This scenario is playing out in Ohio this November. Ohio Issue One proposes to enshrine an individual right to make reproductive decisions, including but not limited to abortion, through an amendment to the state constitution. Under the proposal, the state may not pass legislation that directly or indirectly burdens, penalizes, or interferes with abortion before an unborn child is determined to be viable. (The treating physician—that is, the abortionist—determines viability.) Abortion would be allowed through all stages of pregnancy for a woman’s life or health. Abortion providers could not be held liable for assisting an individual in obtaining abortions.

This amendment goes beyond the “safe, legal, and rare” stance on abortion many politicians express. It would give the abortion industry the power to regulate itself without penalty. Citizens of Ohio would lose their ability to elect individuals to represent their moral values and beliefs regarding life. This amendment will nullify many state laws, including 24-hour waiting periods, clinic safety standards, prohibitions on barbaric dismemberment and partial-birth abortion, and conscience protections for health care workers. Taxpayers will pay for these procedures. Parents will lose the ability to direct the health care of their minor children when seeking abortion. In Michigan, which passed similar legislation, lawmakers are already proposing legislation to erode these laws.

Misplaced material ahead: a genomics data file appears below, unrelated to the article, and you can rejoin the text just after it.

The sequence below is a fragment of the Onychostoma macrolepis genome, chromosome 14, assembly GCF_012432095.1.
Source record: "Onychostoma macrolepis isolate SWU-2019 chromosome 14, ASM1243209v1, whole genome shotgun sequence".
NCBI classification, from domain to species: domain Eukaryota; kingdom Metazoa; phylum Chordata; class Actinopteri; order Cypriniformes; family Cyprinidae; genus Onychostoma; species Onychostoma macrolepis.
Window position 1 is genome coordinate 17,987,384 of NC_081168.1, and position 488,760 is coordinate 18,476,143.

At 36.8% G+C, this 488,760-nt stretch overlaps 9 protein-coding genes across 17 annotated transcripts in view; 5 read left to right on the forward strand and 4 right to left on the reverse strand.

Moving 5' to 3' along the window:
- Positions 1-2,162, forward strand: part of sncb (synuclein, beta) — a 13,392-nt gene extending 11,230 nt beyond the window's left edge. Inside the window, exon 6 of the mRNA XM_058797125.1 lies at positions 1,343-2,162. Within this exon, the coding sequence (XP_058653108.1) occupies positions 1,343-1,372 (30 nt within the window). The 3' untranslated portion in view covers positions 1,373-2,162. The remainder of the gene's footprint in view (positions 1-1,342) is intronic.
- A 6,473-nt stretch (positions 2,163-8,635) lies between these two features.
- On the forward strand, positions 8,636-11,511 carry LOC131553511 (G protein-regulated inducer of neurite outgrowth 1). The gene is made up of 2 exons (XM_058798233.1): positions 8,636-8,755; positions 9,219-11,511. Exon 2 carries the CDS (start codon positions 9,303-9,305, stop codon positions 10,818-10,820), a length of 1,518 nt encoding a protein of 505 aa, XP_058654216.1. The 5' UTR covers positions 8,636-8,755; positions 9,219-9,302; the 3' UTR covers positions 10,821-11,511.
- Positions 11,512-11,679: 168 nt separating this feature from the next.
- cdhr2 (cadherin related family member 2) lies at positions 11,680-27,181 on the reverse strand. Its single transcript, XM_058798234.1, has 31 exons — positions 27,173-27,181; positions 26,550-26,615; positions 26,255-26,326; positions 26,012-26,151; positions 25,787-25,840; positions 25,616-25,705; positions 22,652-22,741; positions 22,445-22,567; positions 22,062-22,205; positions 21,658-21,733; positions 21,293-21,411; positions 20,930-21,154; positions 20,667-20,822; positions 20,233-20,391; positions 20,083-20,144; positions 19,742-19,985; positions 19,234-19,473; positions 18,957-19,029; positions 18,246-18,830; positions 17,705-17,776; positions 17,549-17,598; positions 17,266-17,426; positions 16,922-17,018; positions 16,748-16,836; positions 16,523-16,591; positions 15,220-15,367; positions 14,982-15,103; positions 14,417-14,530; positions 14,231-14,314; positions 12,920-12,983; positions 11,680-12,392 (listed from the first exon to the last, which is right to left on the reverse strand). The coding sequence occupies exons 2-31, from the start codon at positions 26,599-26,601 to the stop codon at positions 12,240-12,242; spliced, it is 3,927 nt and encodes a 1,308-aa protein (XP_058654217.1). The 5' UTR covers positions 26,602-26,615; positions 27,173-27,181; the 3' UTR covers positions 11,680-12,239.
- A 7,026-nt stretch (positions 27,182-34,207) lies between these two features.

The Ohio amendment goes too far. Its intentionally vague and deceptive language fulfills all of Planned Parenthood’s wishes. Abortion is a billion-dollar industry attempting to achieve monopoly control over the Ohio Constitution. Allowing this power grab would resemble giving Big Oil or Big Pharma the power to regulate themselves. The motive is to protect profit at the expense of safety and people’s lives.

Giving the ability to handle life issues to unelected, out-of-state, big-money organizations will silence the voices of Ohio citizens. Ohio’s government will become a collection agency for the abortion industry, and the legal enforcement arm against citizens who object to abortion. The new constitutional right will silence the voice of life forever.

This amendment is not necessary. If Issue One fails, abortion will still be legal in Ohio. The current “viability” law incorporates almost all that pro-choice advocates wish to achieve with this amendment, while ensuring women’s safety and protecting pain-capable unborn children. Notably, under current law, the people get to keep control of the debate.

Whether you are pro-abortion or pro-life, this amendment goes too far. We can continue discussing abortion limits and safety standards, but not if this amendment passes. Ohioans must up for their voice, to protect women and their unborn children, by rejecting Issue One this November.

Dr. Michael S. Parker is a practicing Board certified OB/GYN near Columbus, Ohio.

1 Comment

  1. Patricia Powers Rahner on October 26, 2023 at 1:01 pm

    Thanks to Dr. Parker for submitting a clear and concise description of the matter. I look forward to sharing this with friends and family on both sides of the issue: on the one side to equip for discussion, on the other side to offer reason for consideration.